If your computer is fairly new (within the last year or so), there is a good chance that you may have a 64-bit processor. For instance, the AMD Athlon 64 and AMD Opteron processors are 64-bit, as well as Intel's older Pentium 4 with EM64T and Pentium D processors, and of course we can't forget the Core 2 line-up.

    You might be wondering, "What are the advantages of using 64-bit Windows?"

    • Greater stability - Windows Vista 64-bit requires that all device drivers be signed.
    • Access to more than 3.25 GB of RAM - if your computer has 4 GB of memory, you will be able to use all of it instead of being limited by the 32-bit memory addressing system.
    • Performance - running a 64-bit operating system on a 64-bit processor offers better performance than a 32-bit operating system could provide.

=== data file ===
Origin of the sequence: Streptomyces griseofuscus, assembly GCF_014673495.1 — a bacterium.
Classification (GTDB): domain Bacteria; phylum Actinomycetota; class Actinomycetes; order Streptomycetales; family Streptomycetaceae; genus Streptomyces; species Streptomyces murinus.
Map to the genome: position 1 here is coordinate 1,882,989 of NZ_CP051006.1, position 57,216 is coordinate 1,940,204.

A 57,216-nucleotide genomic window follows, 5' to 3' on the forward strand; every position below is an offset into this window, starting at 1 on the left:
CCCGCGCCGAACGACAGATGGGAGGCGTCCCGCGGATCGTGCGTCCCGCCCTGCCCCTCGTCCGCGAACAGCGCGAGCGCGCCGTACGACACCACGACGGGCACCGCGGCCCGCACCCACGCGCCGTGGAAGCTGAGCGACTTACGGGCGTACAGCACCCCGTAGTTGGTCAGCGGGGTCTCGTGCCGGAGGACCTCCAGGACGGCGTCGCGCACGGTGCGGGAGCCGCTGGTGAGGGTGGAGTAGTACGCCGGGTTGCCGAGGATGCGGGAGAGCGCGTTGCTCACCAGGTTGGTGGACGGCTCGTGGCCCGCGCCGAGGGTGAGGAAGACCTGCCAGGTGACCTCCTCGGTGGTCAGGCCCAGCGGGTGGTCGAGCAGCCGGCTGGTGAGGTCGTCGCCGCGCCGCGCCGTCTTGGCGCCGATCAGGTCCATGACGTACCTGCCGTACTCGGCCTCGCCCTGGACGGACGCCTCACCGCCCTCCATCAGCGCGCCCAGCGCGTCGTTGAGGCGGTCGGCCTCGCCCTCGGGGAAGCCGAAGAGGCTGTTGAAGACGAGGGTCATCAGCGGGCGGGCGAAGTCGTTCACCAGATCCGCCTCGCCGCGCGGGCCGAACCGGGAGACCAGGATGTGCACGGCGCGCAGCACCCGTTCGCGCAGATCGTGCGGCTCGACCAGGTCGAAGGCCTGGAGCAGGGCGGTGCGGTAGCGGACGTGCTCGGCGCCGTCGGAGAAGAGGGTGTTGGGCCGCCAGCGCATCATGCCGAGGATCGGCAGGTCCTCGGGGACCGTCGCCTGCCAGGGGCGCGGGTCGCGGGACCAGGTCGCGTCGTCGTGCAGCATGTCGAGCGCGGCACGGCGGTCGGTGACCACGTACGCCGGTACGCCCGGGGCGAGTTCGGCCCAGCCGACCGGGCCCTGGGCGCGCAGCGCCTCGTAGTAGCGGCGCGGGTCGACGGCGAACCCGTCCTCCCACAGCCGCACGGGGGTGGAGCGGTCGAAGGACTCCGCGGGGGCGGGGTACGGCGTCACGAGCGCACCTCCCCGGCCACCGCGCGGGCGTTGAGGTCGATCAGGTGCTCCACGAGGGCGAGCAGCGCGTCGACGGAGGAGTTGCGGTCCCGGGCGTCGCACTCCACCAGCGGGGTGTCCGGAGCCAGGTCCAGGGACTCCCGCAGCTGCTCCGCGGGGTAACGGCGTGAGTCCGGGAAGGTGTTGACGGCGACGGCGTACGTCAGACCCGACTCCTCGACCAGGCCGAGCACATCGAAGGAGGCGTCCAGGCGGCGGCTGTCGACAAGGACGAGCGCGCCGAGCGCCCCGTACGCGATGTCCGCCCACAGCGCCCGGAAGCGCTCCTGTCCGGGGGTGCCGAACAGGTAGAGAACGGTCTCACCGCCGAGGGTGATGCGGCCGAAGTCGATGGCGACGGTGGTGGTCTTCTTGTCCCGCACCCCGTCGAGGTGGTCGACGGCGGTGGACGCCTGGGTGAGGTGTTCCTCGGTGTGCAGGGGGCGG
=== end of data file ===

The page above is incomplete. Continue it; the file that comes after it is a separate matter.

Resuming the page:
• Backwards compatibility - most 32-bit applications work without an issue on 64-bit Windows, with the exception of Anti-Virus programs and some other system utilities that rely on drivers.

    In this guide I will be outlining the basic steps you will need to take to get a fully functional Windows Vista 64-bit installation up and running that serves your needs.

    DISCLAIMER: I (Kristan Kenney) cannot be held responsible if something doesn't work. I have tested these instructions and any included applications to the best of my ability and have noted their behaviour under Windows Vista Ultimate, 64-bit.

    Step One - Make sure you have the latest BIOS

    This is a very important step. Several computer manufacturers have released Flash BIOS updates for their computer systems that allow correct operation with Windows Vista. Please visit your computer manufacturers' website to check for a BIOS update that pertains to your computer model. If your computer is custom built, visit your motherboard manufacturer's website and check for a BIOS update.